Picture the shores of the Columbia River, the border between Oregon and Washington, surrounded by beautiful forests, mountains, and diverse wildlife. On the southern bank is Portland, and on the northern bank is Vancouver. 

Some may say it’s easier to find similarities than differences between these two cities situated on either side of a bridge less than a mile long. Both have colorful murals, artisan coffee shops, waterfront walking trails, and weekend farmers’ markets. But if you only visit one and not the other, you’re missing out.

Nossa Familia_Compass Coffee

Portland's Nossa Familia & Vancouver's Compass Coffee

Portland has a sprawling downtown with a sparkling skyline and streets filled with the hustle and bustle of city life. Downtown cozies up against the foothills and the Willamette River which runs south to north. At any given point, there are five or more bridges in sight and an endless stream of cars navigating the multiple surrounding freeways including the I-5, 405, 84, and 26. Along the water, Portland offers miles of riverside trails that feel established. Many have walked the trails before you and there’s a rich history that can be felt in the infrastructure and the views. Portland’s global companies such as Nike, Columbia Sportswear, and Adidas, have attracted global talent which has brought a lot of diversity and growth, and among other silver linings, resulted in a delicious selection of international foods.

Ten miles north, the gateway to Vancouver’s downtown is the waterfront featuring public art, bistros, grills, patios, martini bars, and wine tasting rooms, alongside new condos and hotels. Many awe at the Grant Street Pier—jutting 90 feet out over the river and designed by renowned public artist, Larry Kirkland, to evoke the billow of a passing sailboat, lit with concepts by Fisher Marantz Stone, who also illuminated the Washington Monument and the Tribute in Light at New York’s World Trade Center. But the true crown jewel of the waterfront is the experience. You can walk from tasting room to tasting room, never feel underdressed in yoga pants, bring your dog, find a table last minute, and always be greeted with a smile. Experiencing Vancouver is like being in on a really cool secret. There’s no national prestige that comes from saying you live in Vancouver, Washington, but there is local pride. The people here want to be here. They love the Pacific Northwest and because of them, everything about the local culture feels authentic.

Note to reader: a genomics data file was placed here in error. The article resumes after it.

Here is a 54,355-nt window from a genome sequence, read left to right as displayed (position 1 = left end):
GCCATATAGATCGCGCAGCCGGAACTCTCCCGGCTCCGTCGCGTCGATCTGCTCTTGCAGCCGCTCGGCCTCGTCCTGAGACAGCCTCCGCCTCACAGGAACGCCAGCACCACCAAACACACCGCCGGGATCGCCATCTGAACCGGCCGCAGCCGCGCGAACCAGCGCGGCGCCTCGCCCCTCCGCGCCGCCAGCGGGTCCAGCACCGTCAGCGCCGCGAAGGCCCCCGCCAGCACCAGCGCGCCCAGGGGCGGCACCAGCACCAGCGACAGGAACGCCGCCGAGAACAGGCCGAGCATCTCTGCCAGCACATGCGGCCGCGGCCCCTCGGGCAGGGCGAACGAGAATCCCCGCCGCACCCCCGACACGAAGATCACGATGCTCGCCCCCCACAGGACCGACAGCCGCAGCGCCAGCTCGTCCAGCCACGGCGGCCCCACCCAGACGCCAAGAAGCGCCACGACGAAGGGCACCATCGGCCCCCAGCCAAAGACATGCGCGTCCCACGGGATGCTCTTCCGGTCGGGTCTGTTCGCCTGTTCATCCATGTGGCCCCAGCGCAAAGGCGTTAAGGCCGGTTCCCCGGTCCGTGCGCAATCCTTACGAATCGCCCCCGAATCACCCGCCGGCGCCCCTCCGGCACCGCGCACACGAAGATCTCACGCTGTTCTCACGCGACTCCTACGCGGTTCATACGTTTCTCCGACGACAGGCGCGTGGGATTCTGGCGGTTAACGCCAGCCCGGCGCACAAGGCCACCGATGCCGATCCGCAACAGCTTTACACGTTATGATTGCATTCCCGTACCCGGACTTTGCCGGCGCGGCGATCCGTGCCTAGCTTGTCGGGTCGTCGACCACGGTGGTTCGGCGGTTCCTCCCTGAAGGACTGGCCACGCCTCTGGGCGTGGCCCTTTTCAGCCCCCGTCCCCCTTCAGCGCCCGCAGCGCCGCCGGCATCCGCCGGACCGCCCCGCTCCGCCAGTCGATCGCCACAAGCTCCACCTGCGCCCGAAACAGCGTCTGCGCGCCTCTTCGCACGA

PDX and Vancouver breweriesPortland's Mt. Hood Brewing Co. and Old Town Brewing & Vancouver's Loowit Brewing and Trap Door Brewing

The truth is, if you love visiting Portland, chances are you’ll love discovering Vancouver. Take the beer scene, for example. Portland has more breweries than any other city, scattered throughout different neighborhoods, including many nationally-recognized labels. In Vancouver, beer fans can design their own walkable tasting tour (collecting stamps on the Brewcouver passport if they choose) to try a variety of local brews, most of which will be brand new to their palate. If it’s a wine kind of day, Portland offers closer proximity to nationally-recognized vineyards in the Willamette Valley while Vancouver is an urban wine connoisseur's dream come true, with several tasting rooms within walking distance of downtown and the waterfront. Then there’s shopping. Portland is the place to go for big box retailers and artisanal finds, especially since there’s no sales tax! But for vintage finds and a smaller, personable experience, owner-operated stores in Vancouver will do the trick. But at the end of the day, both Vancouver and Portland will fill with the smell of spring as cherry blossoms bloom, and share autumn breezes that carry leaves in bright yellows, oranges, and reds.

So, while Vancouverites might escape for a hike to Mount St. Helens, Portlanders might explore the trails of Mount Hood. Vancouverites might rendezvous for a trendy brunch in Camas while Portlanders might meet in Sellwood. Vancouverites might proudly uncork a bottle from the Columbia Valley while Portlanders might look for labels that read, “Willamette.” But despite all their parallels, grabbing a cup of coffee and taking a stroll downtown will feel vastly different in each. And you should experience the beauty of both.